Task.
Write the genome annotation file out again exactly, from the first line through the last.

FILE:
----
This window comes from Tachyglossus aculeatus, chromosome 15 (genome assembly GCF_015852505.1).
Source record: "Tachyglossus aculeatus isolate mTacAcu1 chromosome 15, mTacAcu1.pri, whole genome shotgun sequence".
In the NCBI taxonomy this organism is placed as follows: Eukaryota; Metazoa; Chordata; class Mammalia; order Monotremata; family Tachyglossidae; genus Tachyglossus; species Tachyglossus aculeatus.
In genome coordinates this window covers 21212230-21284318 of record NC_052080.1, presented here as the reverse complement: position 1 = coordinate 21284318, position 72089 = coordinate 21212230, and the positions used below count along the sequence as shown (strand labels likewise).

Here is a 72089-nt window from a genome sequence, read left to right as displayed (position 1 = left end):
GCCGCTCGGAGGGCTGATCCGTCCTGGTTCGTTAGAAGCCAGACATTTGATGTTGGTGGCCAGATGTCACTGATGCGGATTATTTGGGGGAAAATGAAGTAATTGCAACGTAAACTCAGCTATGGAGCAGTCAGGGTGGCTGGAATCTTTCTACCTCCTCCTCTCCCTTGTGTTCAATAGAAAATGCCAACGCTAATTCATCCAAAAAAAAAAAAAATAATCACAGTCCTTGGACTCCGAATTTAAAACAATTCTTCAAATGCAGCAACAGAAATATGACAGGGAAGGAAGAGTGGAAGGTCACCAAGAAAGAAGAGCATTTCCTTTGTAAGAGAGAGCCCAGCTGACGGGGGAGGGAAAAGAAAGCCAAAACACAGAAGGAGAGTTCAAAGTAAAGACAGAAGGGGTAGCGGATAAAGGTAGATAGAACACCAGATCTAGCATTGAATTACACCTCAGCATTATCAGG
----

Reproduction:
This window comes from Tachyglossus aculeatus, chromosome 15 (genome assembly GCF_015852505.1).
Source record: "Tachyglossus aculeatus isolate mTacAcu1 chromosome 15, mTacAcu1.pri, whole genome shotgun sequence".
In the NCBI taxonomy this organism is placed as follows: Eukaryota; Metazoa; Chordata; class Mammalia; order Monotremata; family Tachyglossidae; genus Tachyglossus; species Tachyglossus aculeatus.
In genome coordinates this window covers 21212230-21284318 of record NC_052080.1, presented here as the reverse complement: position 1 = coordinate 21284318, position 72089 = coordinate 21212230, and the positions used below count along the sequence as shown (strand labels likewise).

Here is a 72089-nt window from a genome sequence, read left to right as displayed (position 1 = left end):
GCCGCTCGGAGGGCTGATCCGTCCTGGTTCGTTAGAAGCCAGACATTTGATGTTGGTGGCCAGATGTCACTGATGCGGATTATTTGGGGGAAAATGAAGTAATTGCAACGTAAACTCAGCTATGGAGCAGTCAGGGTGGCTGGAATCTTTCTACCTCCTCCTCTCCCTTGTGTTCAATAGAAAATGCCAACGCTAATTCATCCAAAAAAAAAAAAAATAATCACAGTCCTTGGACTCCGAATTTAAAACAATTCTTCAAATGCAGCAACAGAAATATGACAGGGAAGGAAGAGTGGAAGGTCACCAAGAAAGAAGAGCATTTCCTTTGTAAGAGAGAGCCCAGCTGACGGGGGAGGGAAAAGAAAGCCAAAACACAGAAGGAGAGTTCAAAGTAAAGACAGAAGGGGTAGCGGATAAAGGTAGATAGAACACCAGATCTAGCATTGAATTACACCTCAGCATTATCAGG